Most Impacted Communities Take Center Stage at #HINAC3
June 19, 2018
Anchored by six thought-provoking plenary sessions, where expert panels of people living with HIV, advocates, attorneys and elected officials delved into rich discussions, including the experiences of survivors of HIV criminalization; the intersection of race and gender in criminalization; what legislative champions do behind the scenes to move bills; and much, much more. Participants also had 20 intriguing breakout sessions to choose from throughout the three days.
One of the most talked-about events of #HINAC3 actually happened before the training academy kicked off -- the Black United Leadership Institute (BULI). Fifty advocates of African descent participated in a pre-conference focused on building power among Black leaders in the HIV movement. "As I attended the Black United Leadership Institute (BULI), I learned how as a black individual, it's important to be in the FRONT!" wrote criminalization survivor Monique Howell of South Carolina. "It's important to be in spaces that involves people like me!! While sitting in a room with 50 other participants, I learned and received the tools needed to continue to make the movement of HIV decriminalization and things involving HIV/AIDS more meaningful! We have the right to make decisions that are about us and for us!"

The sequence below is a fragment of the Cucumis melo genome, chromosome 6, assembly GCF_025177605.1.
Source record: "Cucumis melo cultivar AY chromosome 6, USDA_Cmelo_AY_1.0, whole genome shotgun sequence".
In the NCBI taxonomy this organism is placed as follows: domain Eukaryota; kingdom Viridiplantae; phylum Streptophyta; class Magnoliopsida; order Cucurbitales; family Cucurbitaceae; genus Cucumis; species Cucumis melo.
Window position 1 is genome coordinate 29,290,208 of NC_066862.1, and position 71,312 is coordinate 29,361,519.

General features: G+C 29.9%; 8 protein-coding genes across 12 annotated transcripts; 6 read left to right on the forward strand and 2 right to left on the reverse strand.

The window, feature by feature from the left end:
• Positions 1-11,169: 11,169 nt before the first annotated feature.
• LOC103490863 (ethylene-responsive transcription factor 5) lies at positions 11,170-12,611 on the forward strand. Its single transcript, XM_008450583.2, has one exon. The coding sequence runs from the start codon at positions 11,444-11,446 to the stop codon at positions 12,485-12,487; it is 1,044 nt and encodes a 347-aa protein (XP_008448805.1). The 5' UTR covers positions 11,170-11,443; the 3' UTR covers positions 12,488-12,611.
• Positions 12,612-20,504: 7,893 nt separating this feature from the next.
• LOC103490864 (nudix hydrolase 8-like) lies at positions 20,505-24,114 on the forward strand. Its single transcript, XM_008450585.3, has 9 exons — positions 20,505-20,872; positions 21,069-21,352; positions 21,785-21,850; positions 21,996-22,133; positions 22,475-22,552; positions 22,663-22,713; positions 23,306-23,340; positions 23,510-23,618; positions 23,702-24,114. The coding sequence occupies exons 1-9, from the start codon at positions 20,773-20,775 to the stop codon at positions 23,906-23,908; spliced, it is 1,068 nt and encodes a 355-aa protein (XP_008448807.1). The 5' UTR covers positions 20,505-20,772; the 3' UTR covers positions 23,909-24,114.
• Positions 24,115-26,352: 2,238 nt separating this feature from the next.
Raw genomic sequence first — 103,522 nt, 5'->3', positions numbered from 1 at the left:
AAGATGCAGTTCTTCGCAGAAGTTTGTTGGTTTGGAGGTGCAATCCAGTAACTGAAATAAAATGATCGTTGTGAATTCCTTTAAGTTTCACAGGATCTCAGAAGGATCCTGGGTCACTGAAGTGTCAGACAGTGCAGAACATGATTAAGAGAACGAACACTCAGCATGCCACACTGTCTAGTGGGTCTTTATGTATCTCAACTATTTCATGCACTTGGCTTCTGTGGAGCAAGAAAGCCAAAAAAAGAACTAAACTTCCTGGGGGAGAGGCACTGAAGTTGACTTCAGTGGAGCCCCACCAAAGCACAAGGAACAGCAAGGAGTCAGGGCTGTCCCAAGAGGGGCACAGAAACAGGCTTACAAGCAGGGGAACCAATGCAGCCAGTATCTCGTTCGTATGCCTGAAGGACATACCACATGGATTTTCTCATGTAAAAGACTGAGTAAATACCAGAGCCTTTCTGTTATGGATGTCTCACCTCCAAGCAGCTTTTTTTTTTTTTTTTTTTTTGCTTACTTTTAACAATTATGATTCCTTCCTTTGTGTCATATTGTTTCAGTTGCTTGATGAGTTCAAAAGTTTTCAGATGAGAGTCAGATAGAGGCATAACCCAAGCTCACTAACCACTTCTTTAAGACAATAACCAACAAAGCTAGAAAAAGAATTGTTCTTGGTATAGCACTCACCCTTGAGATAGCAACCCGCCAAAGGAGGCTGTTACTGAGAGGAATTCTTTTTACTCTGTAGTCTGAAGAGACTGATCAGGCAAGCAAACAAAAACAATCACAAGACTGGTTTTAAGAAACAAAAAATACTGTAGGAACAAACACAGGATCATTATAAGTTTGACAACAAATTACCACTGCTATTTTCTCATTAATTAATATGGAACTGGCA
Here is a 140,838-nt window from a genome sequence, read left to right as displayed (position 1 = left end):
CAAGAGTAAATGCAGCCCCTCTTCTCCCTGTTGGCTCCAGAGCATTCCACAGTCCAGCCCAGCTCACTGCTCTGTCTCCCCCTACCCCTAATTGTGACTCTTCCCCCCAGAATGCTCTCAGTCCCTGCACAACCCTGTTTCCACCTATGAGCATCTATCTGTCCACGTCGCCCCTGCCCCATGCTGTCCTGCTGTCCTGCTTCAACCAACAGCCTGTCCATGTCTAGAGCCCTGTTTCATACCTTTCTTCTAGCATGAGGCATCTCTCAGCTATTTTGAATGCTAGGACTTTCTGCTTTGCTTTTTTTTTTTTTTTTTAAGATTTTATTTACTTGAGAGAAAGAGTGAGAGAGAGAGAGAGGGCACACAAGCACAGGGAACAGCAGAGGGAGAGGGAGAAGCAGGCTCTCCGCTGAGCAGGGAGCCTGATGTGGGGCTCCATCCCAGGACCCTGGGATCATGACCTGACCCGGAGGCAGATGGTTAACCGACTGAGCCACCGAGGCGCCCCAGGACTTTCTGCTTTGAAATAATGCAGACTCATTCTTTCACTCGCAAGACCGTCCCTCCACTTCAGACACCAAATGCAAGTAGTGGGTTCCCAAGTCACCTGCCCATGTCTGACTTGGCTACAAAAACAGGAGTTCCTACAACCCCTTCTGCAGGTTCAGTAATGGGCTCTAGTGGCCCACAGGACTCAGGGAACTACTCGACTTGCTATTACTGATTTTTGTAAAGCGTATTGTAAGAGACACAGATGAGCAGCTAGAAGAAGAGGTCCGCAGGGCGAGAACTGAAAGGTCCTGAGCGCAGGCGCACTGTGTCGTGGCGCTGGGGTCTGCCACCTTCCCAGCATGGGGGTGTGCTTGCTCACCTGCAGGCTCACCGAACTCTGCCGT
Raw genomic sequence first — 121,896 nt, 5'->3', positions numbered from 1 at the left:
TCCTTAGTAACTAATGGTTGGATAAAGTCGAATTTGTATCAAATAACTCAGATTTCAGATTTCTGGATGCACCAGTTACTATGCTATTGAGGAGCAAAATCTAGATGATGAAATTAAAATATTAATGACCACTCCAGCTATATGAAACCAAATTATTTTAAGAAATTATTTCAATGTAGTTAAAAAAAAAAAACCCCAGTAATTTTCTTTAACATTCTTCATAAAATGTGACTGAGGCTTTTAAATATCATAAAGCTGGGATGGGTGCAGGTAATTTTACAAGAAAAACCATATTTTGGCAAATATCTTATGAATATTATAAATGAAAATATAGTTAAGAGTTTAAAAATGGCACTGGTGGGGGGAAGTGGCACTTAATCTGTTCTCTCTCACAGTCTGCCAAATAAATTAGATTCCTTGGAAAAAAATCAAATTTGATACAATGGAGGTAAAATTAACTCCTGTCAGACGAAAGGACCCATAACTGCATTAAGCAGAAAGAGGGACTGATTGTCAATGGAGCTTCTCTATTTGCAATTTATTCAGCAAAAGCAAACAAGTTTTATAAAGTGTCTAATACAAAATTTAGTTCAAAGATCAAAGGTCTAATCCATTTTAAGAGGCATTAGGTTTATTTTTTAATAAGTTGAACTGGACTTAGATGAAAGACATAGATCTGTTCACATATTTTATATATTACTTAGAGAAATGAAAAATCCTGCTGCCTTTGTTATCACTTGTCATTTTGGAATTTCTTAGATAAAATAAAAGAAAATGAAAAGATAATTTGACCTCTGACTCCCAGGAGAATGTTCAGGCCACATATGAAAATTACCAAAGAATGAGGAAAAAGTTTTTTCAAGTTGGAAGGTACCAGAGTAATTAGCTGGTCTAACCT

HINAC participants also spent plenty of time networking, met with fellow advocates from their states and worked on short- and long-term plans to end HIV criminalization in their states. With major victories in the fight to end HIV criminalization in California, North Carolina and the state of Veracruz in Mexico since the last HINAC, and with strong efforts underway in Idaho, Florida, South Carolina, Georgia, Michigan, Missouri and Washington, among others, there was plenty to celebrate -- and plenty of lessons learned and strategies to share!
[Note from TheBody: This article was originally published by PWN-USA on June 19, 2018. We have cross-posted it with their permission.]
In North Carolina, an HIV Criminalization Reform Bill Passed, but People Who Aren't 'Undetectable' Remain at Risk
This article was provided by Positive Women's Network of the United States of America. Visit PWN-USA's website to find out more about their activities and publications.
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